What is it about McDonald’s Crimeziners? Not only are they adept at farming, [ee-I-ee-I-oh] but they also write astonishingly good crime novels. First there was the legendary Ross Macdonald, who wrote the Lew Archer novels, then there was the pulptastic John MacDonald, of Travis McGee fame. [Dennis Lehane is currently scribbling a screenplay for the forthcoming McGee film, The Deep Blue good-by, but we digress.] Then there is the third crimetastic member of this clan, the entirely unrelated Gregory McDonald, author of the legendary Fletch series.
Fletch was the 1974 debut of Gregory McDonald’s cocky authority flouting investigative journalist Irwin Maurice Fletcher. The novel features sardonic dialogue, mordant social commentary and the anti-social antics of loveable rogue, beach-bum and sometime newspaperman Fletch. Fletch, will probably be best remembered by the 1985 movie directed by Michael Ritchie, and starring Chevy Chase.
The story grabs the attention from the very first paragraph, so much so, the words are writ large on the book cover—a proposition in which millionaire businessman Alan Stanwyk asks Fletch to murder him for fifty thousand dollars. Then, of course, there is Fletch’s chaos filled life: the ex-wives, the debts, the lawyers, the relentless nagging, cajoling, and interference from his employers. But Fletch doesn’t care. He is driven to discover just who is responsible for the drug trade at the local beach, and he is prepared to sacrifice just about anything, including his tenacious hold on the “straight life” to get the story.
Fletch drinks beer, smokes weed, cheeks authority figures—even sleeps with a teenage runaway, [A scene that perhaps unsurprisingly was left out of the movie, much to Mcdonald’s chagrin.] He also uses his armory of unscrupulous, and often times hilarious techniques to find out exactly why Stanwyk wants to be killed.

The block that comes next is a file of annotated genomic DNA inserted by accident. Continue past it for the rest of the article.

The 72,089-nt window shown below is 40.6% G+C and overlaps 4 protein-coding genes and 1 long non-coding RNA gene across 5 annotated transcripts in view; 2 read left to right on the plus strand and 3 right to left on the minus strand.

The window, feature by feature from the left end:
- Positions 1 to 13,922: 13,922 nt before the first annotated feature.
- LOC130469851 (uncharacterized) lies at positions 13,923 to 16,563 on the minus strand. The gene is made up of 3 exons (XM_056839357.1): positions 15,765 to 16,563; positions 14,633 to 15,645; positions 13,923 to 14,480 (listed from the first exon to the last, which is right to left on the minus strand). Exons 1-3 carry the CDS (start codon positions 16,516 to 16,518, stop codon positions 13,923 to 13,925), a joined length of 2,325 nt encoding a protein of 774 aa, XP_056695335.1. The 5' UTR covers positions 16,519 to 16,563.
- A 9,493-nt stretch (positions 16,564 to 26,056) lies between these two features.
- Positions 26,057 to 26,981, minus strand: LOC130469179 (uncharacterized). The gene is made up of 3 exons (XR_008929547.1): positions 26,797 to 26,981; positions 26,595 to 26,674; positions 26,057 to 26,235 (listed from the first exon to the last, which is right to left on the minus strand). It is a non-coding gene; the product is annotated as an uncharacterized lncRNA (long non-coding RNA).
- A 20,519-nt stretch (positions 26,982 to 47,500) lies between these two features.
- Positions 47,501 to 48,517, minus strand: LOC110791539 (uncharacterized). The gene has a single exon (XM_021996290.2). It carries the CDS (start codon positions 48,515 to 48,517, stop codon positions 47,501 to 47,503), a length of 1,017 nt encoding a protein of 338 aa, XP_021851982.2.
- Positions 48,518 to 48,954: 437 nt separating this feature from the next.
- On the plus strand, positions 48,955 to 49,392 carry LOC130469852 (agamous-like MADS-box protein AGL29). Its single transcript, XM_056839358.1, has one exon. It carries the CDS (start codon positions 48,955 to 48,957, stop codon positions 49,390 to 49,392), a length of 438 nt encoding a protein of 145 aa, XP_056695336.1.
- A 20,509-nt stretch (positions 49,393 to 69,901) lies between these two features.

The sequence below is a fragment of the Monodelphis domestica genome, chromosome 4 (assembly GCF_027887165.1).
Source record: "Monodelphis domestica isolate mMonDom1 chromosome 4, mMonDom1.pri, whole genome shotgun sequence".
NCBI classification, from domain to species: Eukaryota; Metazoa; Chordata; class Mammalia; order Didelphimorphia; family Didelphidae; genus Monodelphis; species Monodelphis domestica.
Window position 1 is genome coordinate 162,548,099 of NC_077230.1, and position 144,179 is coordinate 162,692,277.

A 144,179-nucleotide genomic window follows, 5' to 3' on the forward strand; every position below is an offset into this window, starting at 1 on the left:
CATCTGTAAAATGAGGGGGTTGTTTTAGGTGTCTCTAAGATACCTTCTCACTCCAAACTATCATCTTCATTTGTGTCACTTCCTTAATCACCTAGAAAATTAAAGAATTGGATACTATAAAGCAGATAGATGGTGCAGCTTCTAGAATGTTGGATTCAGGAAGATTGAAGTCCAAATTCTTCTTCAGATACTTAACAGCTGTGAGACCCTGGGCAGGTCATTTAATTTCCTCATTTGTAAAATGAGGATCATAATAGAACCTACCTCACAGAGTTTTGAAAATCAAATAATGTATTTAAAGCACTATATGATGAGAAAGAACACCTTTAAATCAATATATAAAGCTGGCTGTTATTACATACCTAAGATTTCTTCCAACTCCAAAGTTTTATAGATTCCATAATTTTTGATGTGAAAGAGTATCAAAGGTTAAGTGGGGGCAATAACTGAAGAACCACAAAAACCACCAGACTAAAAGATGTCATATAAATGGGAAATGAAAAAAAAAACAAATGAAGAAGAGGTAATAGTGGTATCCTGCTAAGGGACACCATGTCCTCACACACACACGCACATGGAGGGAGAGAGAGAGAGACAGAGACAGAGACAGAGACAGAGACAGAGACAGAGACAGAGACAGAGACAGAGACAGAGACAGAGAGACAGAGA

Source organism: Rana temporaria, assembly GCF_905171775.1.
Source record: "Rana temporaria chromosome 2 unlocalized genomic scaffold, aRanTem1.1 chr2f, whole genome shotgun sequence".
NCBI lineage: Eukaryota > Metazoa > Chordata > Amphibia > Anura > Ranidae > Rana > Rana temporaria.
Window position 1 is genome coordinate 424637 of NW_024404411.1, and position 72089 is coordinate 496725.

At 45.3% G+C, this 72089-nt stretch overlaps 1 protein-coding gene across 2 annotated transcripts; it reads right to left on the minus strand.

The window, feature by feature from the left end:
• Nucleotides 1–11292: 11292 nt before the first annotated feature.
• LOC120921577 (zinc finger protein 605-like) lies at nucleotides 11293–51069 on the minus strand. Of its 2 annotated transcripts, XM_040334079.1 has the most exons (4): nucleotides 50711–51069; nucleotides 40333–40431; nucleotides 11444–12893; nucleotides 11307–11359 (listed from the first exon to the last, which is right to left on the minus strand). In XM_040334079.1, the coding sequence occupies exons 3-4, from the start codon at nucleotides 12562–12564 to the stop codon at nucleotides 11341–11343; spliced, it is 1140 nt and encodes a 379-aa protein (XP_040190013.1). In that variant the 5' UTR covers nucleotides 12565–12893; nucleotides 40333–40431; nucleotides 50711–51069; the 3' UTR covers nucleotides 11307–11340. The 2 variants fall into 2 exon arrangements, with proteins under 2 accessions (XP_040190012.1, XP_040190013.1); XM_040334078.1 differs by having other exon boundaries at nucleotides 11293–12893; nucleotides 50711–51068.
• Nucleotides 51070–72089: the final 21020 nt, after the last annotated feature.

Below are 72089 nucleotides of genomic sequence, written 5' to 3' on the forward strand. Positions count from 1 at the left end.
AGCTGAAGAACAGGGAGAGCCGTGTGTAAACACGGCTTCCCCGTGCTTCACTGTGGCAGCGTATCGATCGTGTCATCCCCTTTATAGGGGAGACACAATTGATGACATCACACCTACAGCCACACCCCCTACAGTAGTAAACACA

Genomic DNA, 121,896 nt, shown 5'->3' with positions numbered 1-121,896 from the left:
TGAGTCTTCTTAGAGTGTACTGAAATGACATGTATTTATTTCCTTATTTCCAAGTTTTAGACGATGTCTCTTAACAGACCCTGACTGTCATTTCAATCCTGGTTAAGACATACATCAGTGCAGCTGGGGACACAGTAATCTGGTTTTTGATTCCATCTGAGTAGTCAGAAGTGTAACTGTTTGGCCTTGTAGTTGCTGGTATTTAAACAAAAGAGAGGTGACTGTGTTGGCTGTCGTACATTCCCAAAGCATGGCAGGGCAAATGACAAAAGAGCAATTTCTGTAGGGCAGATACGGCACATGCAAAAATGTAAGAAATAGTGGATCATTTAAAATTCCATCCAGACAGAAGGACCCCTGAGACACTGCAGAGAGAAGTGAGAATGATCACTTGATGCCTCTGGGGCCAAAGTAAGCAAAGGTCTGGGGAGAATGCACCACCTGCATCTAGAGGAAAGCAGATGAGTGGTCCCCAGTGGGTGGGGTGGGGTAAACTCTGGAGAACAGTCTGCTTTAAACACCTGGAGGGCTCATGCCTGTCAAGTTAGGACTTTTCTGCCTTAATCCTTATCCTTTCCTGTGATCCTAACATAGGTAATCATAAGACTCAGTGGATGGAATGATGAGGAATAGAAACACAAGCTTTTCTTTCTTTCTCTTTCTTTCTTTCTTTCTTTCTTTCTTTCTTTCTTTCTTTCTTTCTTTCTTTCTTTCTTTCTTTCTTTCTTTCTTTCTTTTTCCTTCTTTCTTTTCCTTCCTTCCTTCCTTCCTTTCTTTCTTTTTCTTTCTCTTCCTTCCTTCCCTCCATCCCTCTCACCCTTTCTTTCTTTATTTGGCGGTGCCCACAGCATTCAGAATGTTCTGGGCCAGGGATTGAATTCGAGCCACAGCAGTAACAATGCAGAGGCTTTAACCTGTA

In 1975 the Mystery Writers of America named Fletch best first novel [Even though McDonald’s true first novel—the rather grim Running Scared had been written ten years earlier]. The sequel to Fletch—Confess Fletch, also won an Edgar, for Best Paperback Original in 1977. This is the only time a novel and its sequel have won back-to-back Edgars. It must be noted that the Fletch series also inspired the 1989 Chevy Chase film Fletch Lives, which is not based on a McDonald book.
Fletch did however spawn the Son of Fletch books, in which Mcdonald introduced the character of Jack Faoni, the illegitimate son of Irwin Maurice Fletcher. A second spin off series of four novels, starring Francis Xavier Flynn, a music-loving Boston cop introduced in “Confess, Fletch” was also created.
As for the man himself, Harvard educated Mcdonald was born in Shrewsbury Massachusetts, and worked for many years as a journalist at the Boston Globe, before becoming a fulltime novelist in the late sixties. In the mid 1980’s he retired to Pulaski Tenn., home of the Ku Klux Klan, where he became active in anti-Klan work.
Mystery fans might also be interested to know, there is always six degrees of separation or less, between any great crime writer and the mighty Otto Penzler. In this case, Mcdonald sold Penzler Books the rights to his novel Safekeeping for the princely sum of $10 [nine after agent’s comission]—quite a bargain. McDonald died in 2008 of prostate cancer. He was 71. And yes Crimeziners, he did live on a farm, about 60 miles southwest of Nashville, [ee-I-ee-I-oh].
- Fletch (1974)
- Confess, Fletch (1976)
- Flynn (1977)
- Fletch’s Fortune (1978)
- Fletch and the Widow Bradley (1981)
- Fletch’s Moxie (1982)
- Fletch and the Man Who (1983)
- Flynn’s In (1984)
- Carioca Fletch (1984)
- Fletch Won (1985)
- Fletch, Too (1986)
- Son of Fletch (1993)
- Fletch Reflected (1994)